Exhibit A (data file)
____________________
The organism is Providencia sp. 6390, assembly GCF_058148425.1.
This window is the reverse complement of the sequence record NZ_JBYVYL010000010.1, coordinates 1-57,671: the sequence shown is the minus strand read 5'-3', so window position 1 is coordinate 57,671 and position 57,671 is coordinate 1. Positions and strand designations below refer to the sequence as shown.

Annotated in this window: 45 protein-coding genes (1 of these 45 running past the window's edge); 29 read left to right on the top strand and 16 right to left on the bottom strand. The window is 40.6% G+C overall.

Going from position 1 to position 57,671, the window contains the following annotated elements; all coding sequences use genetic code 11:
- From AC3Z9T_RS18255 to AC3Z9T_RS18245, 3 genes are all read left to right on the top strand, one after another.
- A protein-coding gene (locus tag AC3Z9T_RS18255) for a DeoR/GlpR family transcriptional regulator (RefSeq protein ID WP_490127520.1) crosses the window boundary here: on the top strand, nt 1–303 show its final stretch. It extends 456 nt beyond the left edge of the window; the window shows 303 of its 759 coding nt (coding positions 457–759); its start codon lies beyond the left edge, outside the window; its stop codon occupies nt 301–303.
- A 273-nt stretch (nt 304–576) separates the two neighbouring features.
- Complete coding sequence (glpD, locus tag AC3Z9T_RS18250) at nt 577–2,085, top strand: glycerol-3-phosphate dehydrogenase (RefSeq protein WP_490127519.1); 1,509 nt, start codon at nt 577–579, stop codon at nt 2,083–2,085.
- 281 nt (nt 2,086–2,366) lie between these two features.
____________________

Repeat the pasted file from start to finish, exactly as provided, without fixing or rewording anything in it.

The organism is Providencia sp. 6390, assembly GCF_058148425.1.
This window is the reverse complement of the sequence record NZ_JBYVYL010000010.1, coordinates 1-57,671: the sequence shown is the minus strand read 5'-3', so window position 1 is coordinate 57,671 and position 57,671 is coordinate 1. Positions and strand designations below refer to the sequence as shown.

Annotated in this window: 45 protein-coding genes (1 of these 45 running past the window's edge); 29 read left to right on the top strand and 16 right to left on the bottom strand. The window is 40.6% G+C overall.

Going from position 1 to position 57,671, the window contains the following annotated elements; all coding sequences use genetic code 11:
- From AC3Z9T_RS18255 to AC3Z9T_RS18245, 3 genes are all read left to right on the top strand, one after another.
- A protein-coding gene (locus tag AC3Z9T_RS18255) for a DeoR/GlpR family transcriptional regulator (RefSeq protein ID WP_490127520.1) crosses the window boundary here: on the top strand, nt 1–303 show its final stretch. It extends 456 nt beyond the left edge of the window; the window shows 303 of its 759 coding nt (coding positions 457–759); its start codon lies beyond the left edge, outside the window; its stop codon occupies nt 301–303.
- A 273-nt stretch (nt 304–576) separates the two neighbouring features.
- Complete coding sequence (glpD, locus tag AC3Z9T_RS18250) at nt 577–2,085, top strand: glycerol-3-phosphate dehydrogenase (RefSeq protein WP_490127519.1); 1,509 nt, start codon at nt 577–579, stop codon at nt 2,083–2,085.
- 281 nt (nt 2,086–2,366) lie between these two features.